Mini-Meals to Avoid Morning Sickness

I am eight weeks pregnant and having morning sickness all day long. I've lost my appetite and need some suggestions and how to eat smaller meals. Also, is it dangerous to eat only foods that I can tolerate and pass on the foods like green, leafy vegetables that are recommended during pregnancy?


Peg Plumbo CNM

Peg Plumbo has been a certified nurse-midwife (CNM) since 1976. She has assisted at over 1,000 births and currently teaches in the... Read more

This can be very upsetting and stressful in early pregnancy but, fortunately, nausea of pregnancy is self-limiting, usually a problem only during the first trimester (until the time of the fourth missed period). However, if it extends well into the second trimester, if you are unable to hold food down at all or if you are losing weight, you should be evaluated. There are some rare complications of pregnancy which may cause severe nausea and vomiting.

Despite the fact that intermittent vomiting is a problem for the mother, most babies do well if you can hold down fluids and easily digestible foods. During your prenatal visit, you should be checked for ketones in the urine. Ketones are byproducts of fat metabolism (when the body burns fat because there are no available carbohydrates), and have been known to be toxic to developing babies. Some women must be hospitalized for a few days for IV fluid administration to get their electrolytes back to normal. Some medications can help as well.

Folate deficiency has been implicated in extreme nausea. Be sure you are getting at least one milligram of folic acid per day. If you are taking a prenatal vitamin supplement, this has folic acid in it, but could also be contributing to the nausea. The iron in vitamin supplements also could be a problem. It is better to take the folic acid separately until the nausea subsides.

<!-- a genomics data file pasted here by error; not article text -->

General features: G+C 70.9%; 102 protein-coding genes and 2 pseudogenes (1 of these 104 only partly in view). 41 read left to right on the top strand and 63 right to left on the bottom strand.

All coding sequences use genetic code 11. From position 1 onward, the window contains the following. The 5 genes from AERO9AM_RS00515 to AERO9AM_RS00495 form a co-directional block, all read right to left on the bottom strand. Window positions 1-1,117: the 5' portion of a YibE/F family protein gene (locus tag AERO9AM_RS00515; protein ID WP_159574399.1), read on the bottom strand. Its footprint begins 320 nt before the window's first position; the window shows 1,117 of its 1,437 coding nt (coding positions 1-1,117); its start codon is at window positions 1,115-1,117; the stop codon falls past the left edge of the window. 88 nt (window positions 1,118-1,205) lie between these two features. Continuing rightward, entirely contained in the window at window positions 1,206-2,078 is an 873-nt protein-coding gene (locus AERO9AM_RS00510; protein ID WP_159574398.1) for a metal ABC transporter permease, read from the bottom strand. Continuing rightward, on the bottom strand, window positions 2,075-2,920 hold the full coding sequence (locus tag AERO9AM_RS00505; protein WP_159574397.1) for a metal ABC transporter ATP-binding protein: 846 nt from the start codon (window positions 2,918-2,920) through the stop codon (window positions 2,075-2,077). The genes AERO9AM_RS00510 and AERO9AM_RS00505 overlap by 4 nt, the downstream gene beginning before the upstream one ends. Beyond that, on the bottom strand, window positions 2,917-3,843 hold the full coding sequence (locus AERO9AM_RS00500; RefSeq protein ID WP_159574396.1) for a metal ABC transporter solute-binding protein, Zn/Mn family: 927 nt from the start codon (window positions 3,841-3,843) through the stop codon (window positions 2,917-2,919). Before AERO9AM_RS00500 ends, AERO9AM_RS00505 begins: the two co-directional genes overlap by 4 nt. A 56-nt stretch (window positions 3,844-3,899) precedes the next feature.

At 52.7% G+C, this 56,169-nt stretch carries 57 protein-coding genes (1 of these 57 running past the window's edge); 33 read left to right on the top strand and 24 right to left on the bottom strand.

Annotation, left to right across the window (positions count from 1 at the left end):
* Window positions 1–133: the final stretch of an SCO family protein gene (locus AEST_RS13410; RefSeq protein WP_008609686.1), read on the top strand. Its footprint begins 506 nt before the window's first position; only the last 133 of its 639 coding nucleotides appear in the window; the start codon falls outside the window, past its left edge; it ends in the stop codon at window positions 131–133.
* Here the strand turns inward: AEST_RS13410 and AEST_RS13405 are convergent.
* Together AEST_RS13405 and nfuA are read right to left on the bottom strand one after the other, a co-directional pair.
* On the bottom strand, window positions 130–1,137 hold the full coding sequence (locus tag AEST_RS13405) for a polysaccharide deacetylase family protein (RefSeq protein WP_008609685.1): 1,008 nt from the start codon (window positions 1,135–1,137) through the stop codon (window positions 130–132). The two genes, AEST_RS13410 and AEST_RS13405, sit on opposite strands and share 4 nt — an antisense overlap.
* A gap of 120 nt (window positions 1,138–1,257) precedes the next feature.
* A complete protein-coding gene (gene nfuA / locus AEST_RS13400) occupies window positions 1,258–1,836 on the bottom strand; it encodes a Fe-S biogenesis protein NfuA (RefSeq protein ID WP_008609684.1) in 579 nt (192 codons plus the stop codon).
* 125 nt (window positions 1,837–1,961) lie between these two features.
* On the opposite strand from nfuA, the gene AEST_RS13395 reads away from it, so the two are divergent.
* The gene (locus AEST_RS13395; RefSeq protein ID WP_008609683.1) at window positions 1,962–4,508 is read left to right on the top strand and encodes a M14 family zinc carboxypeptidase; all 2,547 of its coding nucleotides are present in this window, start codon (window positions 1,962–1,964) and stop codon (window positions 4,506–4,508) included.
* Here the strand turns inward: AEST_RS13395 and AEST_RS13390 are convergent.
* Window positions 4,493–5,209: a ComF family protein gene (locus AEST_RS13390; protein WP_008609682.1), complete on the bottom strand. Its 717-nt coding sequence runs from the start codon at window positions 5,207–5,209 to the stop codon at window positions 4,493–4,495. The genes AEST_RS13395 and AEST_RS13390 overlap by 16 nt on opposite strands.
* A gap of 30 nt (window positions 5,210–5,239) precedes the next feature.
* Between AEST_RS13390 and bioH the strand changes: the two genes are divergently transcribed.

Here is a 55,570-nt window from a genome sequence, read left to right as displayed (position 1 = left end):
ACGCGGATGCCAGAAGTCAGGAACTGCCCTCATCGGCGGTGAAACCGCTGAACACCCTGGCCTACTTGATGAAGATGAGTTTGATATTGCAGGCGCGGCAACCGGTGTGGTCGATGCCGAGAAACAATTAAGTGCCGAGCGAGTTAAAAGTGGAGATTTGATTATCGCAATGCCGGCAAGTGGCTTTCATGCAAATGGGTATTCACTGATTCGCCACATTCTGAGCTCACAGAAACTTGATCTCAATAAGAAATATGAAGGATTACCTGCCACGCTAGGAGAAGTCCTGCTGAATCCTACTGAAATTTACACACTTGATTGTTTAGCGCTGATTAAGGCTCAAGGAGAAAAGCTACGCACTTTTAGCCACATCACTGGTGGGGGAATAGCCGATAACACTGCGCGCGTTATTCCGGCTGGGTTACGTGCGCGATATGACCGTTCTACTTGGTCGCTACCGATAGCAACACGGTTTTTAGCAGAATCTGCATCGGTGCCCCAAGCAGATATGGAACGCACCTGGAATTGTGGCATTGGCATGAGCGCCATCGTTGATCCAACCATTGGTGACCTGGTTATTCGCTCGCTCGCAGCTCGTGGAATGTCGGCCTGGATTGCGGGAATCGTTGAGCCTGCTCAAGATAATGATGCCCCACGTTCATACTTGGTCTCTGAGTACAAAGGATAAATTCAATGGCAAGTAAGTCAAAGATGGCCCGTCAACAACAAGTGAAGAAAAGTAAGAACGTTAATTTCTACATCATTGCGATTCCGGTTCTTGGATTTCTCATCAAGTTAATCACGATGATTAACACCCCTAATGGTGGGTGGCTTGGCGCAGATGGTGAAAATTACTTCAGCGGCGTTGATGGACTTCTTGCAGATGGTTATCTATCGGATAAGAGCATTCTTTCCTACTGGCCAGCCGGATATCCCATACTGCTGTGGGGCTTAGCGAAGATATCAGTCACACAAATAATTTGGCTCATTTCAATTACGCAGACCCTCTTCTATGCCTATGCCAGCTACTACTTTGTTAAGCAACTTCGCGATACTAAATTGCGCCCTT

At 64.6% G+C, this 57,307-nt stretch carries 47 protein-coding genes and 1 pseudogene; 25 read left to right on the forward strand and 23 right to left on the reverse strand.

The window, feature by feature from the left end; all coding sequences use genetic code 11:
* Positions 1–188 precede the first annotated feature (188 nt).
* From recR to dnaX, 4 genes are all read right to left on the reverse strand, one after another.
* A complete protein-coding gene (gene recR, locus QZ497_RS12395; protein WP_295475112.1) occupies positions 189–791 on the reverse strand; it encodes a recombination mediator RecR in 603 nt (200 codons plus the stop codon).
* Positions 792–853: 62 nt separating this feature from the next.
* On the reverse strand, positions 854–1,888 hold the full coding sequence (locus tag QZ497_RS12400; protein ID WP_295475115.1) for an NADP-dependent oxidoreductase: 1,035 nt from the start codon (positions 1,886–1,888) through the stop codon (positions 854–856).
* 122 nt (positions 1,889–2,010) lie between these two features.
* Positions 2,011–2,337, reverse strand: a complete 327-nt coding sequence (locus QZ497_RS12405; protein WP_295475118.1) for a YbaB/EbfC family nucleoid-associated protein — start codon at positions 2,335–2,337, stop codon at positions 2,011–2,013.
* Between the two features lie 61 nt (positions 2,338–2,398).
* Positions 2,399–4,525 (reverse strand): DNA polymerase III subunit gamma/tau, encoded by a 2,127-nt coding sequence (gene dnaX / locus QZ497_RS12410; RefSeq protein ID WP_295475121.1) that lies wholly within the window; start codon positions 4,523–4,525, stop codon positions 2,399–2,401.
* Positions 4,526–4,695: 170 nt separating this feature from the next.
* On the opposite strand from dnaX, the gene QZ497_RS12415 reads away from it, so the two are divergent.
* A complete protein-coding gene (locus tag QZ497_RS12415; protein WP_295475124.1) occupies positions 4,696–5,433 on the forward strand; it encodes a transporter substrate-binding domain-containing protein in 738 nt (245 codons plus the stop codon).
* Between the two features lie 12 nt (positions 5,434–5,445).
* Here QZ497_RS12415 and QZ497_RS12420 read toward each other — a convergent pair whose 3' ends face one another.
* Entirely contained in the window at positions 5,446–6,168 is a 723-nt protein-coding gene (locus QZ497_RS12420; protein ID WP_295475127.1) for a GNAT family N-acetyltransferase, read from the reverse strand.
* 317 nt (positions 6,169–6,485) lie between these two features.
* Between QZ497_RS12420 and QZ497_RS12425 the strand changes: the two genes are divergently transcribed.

If we know that this is the normal nausea of pregnancy, here are some tips:

    • Small, frequent meals, every two hours (even through the night, if you can do that).
    • Dry crackers; graham crackers are nice, before arising
    • Eat a high-carbohydrate diet: dry toast, honey, banana, baked potato, muesli and other whole-grain breakfast cereals, steamed rice, tofu
    • Sweet juices or flat soda in the morning
    • Avoid strong smells, fatty foods, spicy foods; some women cannot tolerate milk, eggs or meat
    • There is some anecdotal evidence of acupressure to the wrists helping nausea
    • Vitamin B6, 50 milligrams by mouth twice a day.
    • Do not use alcohol or tobacco, and limit coffee during the first trimester
    • Peppermint tea
    • Ginger tea; boil ginger root in water and strain and serve with honey
    • Candied ginger may also help.
    • Lots of love and support and less stress!


Books I recommend include: "Nutrition for your pregnancy" by J. Brown, (1983, out of print, but excellent) and "Your Baby, Your Way" by Sheila Kitzinger (1987, also out of print). Hope this helps.

See a dietician if you are very concerned. They are great resources for how to get the most from a little food.

It is perfectly okay to eat just foods you tolerate rather than forcing down foods that might increase the nausea.

I hope this helps and best of luck.

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